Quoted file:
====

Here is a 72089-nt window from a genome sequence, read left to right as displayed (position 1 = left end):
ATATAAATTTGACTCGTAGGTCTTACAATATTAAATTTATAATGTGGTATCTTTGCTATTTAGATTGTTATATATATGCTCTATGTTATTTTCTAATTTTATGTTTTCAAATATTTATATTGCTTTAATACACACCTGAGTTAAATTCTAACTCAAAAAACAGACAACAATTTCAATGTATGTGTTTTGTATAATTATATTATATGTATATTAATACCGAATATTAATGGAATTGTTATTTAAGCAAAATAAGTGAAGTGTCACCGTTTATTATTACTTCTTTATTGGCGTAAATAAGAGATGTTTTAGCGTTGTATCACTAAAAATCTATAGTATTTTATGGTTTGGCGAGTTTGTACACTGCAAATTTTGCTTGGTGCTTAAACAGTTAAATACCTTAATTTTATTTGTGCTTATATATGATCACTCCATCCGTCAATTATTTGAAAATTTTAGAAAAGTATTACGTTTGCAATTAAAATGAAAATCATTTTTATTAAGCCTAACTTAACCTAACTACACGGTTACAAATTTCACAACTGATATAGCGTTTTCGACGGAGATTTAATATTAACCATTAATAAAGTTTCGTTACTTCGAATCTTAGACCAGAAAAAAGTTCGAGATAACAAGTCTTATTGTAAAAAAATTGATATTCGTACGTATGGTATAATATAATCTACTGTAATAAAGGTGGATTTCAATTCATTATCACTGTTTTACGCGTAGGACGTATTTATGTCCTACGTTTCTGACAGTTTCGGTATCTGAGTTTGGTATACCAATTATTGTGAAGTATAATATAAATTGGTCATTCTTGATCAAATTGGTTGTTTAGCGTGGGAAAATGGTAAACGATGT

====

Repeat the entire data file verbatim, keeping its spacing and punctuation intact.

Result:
Here is a 72089-nt window from a genome sequence, read left to right as displayed (position 1 = left end):
ATATAAATTTGACTCGTAGGTCTTACAATATTAAATTTATAATGTGGTATCTTTGCTATTTAGATTGTTATATATATGCTCTATGTTATTTTCTAATTTTATGTTTTCAAATATTTATATTGCTTTAATACACACCTGAGTTAAATTCTAACTCAAAAAACAGACAACAATTTCAATGTATGTGTTTTGTATAATTATATTATATGTATATTAATACCGAATATTAATGGAATTGTTATTTAAGCAAAATAAGTGAAGTGTCACCGTTTATTATTACTTCTTTATTGGCGTAAATAAGAGATGTTTTAGCGTTGTATCACTAAAAATCTATAGTATTTTATGGTTTGGCGAGTTTGTACACTGCAAATTTTGCTTGGTGCTTAAACAGTTAAATACCTTAATTTTATTTGTGCTTATATATGATCACTCCATCCGTCAATTATTTGAAAATTTTAGAAAAGTATTACGTTTGCAATTAAAATGAAAATCATTTTTATTAAGCCTAACTTAACCTAACTACACGGTTACAAATTTCACAACTGATATAGCGTTTTCGACGGAGATTTAATATTAACCATTAATAAAGTTTCGTTACTTCGAATCTTAGACCAGAAAAAAGTTCGAGATAACAAGTCTTATTGTAAAAAAATTGATATTCGTACGTATGGTATAATATAATCTACTGTAATAAAGGTGGATTTCAATTCATTATCACTGTTTTACGCGTAGGACGTATTTATGTCCTACGTTTCTGACAGTTTCGGTATCTGAGTTTGGTATACCAATTATTGTGAAGTATAATATAAATTGGTCATTCTTGATCAAATTGGTTGTTTAGCGTGGGAAAATGGTAAACGATGT